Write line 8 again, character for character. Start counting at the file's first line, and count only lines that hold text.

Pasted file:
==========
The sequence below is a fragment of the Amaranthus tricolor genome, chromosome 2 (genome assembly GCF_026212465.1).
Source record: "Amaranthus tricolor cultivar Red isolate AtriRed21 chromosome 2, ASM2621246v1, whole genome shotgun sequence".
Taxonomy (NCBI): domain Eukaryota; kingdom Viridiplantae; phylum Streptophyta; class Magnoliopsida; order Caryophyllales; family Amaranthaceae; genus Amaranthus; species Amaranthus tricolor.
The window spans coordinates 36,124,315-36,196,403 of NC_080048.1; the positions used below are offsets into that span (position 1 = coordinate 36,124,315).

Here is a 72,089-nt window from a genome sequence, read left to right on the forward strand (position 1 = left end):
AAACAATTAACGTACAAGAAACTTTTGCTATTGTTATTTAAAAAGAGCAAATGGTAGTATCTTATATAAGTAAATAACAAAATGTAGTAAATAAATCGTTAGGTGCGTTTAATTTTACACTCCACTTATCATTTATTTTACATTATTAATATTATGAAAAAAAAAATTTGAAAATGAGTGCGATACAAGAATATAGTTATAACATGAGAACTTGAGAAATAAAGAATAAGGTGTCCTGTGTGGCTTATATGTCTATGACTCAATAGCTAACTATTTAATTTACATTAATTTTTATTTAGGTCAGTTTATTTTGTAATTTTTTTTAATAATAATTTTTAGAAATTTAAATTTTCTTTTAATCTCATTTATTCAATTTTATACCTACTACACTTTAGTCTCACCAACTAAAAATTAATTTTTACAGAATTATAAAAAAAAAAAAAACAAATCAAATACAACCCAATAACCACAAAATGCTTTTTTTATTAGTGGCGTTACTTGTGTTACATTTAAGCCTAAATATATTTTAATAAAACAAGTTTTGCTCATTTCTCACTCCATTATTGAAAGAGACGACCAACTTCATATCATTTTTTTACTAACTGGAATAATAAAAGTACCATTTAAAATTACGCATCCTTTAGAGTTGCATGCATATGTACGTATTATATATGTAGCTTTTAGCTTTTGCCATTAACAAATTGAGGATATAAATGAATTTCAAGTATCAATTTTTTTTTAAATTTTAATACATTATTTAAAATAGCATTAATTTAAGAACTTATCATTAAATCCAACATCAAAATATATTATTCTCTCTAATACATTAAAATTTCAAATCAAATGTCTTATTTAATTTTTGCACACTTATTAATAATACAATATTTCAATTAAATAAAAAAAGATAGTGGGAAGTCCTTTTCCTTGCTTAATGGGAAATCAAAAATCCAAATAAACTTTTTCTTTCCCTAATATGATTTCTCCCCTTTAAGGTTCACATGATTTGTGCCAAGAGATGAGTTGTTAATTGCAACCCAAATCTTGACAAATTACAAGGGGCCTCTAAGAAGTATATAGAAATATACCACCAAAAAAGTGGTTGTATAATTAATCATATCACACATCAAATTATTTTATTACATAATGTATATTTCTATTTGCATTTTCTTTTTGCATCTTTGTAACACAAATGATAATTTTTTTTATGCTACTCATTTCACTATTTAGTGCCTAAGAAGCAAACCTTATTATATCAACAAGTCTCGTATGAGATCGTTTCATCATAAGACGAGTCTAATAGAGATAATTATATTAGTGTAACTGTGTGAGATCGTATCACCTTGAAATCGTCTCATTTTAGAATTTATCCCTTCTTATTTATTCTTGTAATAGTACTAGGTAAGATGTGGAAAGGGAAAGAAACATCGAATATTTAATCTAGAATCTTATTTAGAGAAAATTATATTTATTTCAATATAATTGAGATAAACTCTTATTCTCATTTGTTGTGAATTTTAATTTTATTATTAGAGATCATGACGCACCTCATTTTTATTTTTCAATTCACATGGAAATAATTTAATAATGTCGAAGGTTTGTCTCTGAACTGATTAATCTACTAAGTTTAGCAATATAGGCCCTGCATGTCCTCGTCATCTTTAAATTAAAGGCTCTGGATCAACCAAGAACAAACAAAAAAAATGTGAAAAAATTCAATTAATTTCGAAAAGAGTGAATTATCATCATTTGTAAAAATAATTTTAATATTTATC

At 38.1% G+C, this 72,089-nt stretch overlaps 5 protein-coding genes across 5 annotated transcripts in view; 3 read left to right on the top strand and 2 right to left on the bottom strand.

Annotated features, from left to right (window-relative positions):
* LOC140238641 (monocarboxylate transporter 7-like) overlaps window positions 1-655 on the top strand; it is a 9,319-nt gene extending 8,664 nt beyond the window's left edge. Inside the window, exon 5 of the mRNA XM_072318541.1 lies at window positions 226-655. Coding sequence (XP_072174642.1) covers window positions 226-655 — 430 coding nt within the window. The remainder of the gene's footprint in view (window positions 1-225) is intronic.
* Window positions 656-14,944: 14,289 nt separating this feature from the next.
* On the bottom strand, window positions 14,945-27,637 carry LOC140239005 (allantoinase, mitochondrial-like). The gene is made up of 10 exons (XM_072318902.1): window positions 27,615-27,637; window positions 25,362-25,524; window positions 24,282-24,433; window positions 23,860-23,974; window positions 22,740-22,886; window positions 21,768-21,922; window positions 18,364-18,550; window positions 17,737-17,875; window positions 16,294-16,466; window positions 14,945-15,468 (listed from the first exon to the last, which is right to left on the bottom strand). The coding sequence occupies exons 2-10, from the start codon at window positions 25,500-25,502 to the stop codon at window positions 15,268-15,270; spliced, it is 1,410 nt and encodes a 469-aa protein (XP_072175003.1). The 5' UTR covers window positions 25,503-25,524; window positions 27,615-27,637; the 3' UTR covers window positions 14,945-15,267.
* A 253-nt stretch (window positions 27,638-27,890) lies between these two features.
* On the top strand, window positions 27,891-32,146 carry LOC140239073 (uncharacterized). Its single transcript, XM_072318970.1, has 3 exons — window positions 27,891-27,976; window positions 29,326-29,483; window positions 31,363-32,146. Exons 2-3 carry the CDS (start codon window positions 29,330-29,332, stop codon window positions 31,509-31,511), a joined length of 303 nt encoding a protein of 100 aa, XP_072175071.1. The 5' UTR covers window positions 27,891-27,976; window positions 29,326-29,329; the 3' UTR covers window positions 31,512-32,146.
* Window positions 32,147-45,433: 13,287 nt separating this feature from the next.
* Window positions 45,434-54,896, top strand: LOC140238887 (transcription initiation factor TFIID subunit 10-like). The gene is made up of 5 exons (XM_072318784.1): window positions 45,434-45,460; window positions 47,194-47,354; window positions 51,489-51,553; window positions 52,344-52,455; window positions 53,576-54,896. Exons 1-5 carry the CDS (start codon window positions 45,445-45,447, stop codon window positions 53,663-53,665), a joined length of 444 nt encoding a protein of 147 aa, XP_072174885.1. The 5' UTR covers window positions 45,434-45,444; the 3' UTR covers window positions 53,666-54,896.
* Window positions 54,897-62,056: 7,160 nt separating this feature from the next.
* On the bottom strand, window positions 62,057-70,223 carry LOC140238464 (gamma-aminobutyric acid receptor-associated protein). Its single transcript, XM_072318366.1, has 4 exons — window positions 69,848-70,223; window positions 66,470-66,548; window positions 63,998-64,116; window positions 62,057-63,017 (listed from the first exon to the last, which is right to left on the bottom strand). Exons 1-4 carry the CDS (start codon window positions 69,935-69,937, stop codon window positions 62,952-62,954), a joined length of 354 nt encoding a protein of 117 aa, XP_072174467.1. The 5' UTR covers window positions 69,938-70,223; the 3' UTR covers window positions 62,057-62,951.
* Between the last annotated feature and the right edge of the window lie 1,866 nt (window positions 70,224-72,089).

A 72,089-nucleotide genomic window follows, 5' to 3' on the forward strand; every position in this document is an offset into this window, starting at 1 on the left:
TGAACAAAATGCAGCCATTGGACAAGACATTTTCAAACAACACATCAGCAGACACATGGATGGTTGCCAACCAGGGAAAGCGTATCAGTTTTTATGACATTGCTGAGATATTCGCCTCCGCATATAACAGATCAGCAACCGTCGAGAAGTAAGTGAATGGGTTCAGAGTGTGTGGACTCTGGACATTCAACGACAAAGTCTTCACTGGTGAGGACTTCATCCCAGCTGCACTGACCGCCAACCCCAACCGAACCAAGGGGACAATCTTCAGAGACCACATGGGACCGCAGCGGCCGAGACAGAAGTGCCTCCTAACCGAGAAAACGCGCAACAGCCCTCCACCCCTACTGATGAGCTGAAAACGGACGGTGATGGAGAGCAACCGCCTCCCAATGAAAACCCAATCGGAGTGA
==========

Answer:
Annotated features, from left to right (window-relative positions):